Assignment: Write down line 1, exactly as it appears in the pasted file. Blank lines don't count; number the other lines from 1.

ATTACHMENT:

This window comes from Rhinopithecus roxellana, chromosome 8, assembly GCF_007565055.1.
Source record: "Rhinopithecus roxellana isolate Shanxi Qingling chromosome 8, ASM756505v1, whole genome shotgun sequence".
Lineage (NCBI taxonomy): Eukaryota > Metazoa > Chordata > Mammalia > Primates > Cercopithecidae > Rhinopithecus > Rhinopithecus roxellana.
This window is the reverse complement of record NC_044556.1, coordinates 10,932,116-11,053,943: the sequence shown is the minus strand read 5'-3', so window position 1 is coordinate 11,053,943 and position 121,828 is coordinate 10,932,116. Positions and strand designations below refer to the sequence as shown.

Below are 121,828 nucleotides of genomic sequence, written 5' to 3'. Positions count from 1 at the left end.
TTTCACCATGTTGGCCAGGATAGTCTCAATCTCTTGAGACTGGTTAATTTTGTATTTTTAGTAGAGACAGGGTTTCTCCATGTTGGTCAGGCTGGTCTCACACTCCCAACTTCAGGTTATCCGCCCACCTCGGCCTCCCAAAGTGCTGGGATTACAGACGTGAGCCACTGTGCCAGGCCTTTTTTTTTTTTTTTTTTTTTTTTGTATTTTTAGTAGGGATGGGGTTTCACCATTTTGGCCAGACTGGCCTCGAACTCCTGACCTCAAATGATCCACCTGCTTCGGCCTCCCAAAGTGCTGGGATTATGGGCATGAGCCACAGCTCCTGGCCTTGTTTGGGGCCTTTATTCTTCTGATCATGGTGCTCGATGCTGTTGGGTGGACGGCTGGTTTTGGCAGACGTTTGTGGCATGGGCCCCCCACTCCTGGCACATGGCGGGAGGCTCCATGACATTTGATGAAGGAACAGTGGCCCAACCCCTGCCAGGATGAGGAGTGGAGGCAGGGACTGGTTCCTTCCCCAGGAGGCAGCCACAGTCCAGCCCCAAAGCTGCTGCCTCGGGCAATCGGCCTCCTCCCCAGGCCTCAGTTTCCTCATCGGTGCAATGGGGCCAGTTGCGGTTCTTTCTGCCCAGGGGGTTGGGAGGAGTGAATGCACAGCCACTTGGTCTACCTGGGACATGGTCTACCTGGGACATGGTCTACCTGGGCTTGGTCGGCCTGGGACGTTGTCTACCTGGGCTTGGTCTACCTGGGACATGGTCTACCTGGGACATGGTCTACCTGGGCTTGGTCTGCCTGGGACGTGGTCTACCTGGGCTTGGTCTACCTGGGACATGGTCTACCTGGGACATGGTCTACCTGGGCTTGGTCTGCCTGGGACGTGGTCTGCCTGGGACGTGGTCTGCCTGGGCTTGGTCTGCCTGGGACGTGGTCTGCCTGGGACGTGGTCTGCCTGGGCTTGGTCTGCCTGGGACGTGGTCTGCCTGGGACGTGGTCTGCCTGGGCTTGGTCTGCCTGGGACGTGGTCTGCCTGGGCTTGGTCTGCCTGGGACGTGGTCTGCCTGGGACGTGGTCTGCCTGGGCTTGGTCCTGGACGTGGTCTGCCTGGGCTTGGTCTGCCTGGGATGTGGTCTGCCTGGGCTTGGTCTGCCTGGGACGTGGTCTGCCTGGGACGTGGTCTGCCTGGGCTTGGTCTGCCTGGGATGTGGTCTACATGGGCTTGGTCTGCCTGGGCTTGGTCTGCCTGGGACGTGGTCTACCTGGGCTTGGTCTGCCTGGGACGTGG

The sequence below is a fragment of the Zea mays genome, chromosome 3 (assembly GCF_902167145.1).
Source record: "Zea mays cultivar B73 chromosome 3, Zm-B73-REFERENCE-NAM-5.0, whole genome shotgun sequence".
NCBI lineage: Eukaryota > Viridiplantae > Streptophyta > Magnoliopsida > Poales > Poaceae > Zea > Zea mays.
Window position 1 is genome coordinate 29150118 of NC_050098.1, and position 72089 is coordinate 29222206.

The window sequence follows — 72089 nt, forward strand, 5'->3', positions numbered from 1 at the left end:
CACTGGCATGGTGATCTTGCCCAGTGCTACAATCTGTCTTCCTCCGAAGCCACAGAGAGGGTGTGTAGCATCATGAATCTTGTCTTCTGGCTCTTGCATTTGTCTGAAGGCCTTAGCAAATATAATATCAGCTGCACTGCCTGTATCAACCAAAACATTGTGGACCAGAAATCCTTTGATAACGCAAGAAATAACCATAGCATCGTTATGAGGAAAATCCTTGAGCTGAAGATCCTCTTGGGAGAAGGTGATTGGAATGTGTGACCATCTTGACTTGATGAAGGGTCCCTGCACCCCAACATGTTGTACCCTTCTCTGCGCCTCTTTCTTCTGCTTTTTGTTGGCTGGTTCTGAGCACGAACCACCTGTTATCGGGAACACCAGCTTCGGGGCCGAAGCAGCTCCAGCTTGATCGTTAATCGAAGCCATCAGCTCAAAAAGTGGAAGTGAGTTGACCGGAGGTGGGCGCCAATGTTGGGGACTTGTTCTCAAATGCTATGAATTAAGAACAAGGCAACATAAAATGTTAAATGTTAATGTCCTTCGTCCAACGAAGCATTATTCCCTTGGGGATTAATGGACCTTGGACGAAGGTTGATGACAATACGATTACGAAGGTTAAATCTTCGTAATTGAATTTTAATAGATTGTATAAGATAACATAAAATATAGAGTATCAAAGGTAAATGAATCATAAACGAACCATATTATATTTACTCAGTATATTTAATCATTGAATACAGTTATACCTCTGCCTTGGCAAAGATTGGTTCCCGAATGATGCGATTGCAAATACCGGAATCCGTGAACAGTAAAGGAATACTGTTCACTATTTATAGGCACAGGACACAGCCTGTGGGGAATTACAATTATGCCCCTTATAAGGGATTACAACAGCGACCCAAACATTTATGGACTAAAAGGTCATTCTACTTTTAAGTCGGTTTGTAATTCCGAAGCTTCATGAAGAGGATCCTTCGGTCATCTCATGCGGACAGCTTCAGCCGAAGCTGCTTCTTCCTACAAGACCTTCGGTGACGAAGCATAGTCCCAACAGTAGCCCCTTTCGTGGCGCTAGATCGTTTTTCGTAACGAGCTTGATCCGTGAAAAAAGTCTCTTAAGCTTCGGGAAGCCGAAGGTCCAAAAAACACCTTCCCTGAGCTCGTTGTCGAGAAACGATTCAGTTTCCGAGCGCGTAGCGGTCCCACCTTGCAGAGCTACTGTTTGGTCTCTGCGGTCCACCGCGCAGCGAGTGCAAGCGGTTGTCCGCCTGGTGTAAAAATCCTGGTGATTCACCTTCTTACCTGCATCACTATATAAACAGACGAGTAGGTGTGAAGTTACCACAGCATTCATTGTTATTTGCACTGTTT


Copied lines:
This window comes from Rhinopithecus roxellana, chromosome 8, assembly GCF_007565055.1.